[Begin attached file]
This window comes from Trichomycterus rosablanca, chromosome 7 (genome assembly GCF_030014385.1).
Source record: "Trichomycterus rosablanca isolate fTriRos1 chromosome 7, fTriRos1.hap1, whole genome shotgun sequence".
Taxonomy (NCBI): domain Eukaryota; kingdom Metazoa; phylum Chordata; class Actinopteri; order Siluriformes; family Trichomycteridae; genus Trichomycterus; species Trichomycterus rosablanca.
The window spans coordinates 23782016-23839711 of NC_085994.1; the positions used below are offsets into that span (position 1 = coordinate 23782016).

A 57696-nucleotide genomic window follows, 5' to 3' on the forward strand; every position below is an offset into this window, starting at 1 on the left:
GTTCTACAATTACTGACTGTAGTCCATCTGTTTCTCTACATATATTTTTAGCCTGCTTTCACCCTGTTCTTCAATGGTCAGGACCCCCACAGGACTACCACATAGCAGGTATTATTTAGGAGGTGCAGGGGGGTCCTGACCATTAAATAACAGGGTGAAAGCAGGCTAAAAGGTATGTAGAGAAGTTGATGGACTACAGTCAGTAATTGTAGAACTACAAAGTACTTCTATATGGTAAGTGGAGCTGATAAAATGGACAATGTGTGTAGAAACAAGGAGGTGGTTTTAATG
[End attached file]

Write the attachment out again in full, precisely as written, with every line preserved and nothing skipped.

This window comes from Trichomycterus rosablanca, chromosome 7 (genome assembly GCF_030014385.1).
Source record: "Trichomycterus rosablanca isolate fTriRos1 chromosome 7, fTriRos1.hap1, whole genome shotgun sequence".
Taxonomy (NCBI): domain Eukaryota; kingdom Metazoa; phylum Chordata; class Actinopteri; order Siluriformes; family Trichomycteridae; genus Trichomycterus; species Trichomycterus rosablanca.
The window spans coordinates 23782016-23839711 of NC_085994.1; the positions used below are offsets into that span (position 1 = coordinate 23782016).

A 57696-nucleotide genomic window follows, 5' to 3' on the forward strand; every position below is an offset into this window, starting at 1 on the left:
GTTCTACAATTACTGACTGTAGTCCATCTGTTTCTCTACATATATTTTTAGCCTGCTTTCACCCTGTTCTTCAATGGTCAGGACCCCCACAGGACTACCACATAGCAGGTATTATTTAGGAGGTGCAGGGGGGTCCTGACCATTAAATAACAGGGTGAAAGCAGGCTAAAAGGTATGTAGAGAAGTTGATGGACTACAGTCAGTAATTGTAGAACTACAAAGTACTTCTATATGGTAAGTGGAGCTGATAAAATGGACAATGTGTGTAGAAACAAGGAGGTGGTTTTAATG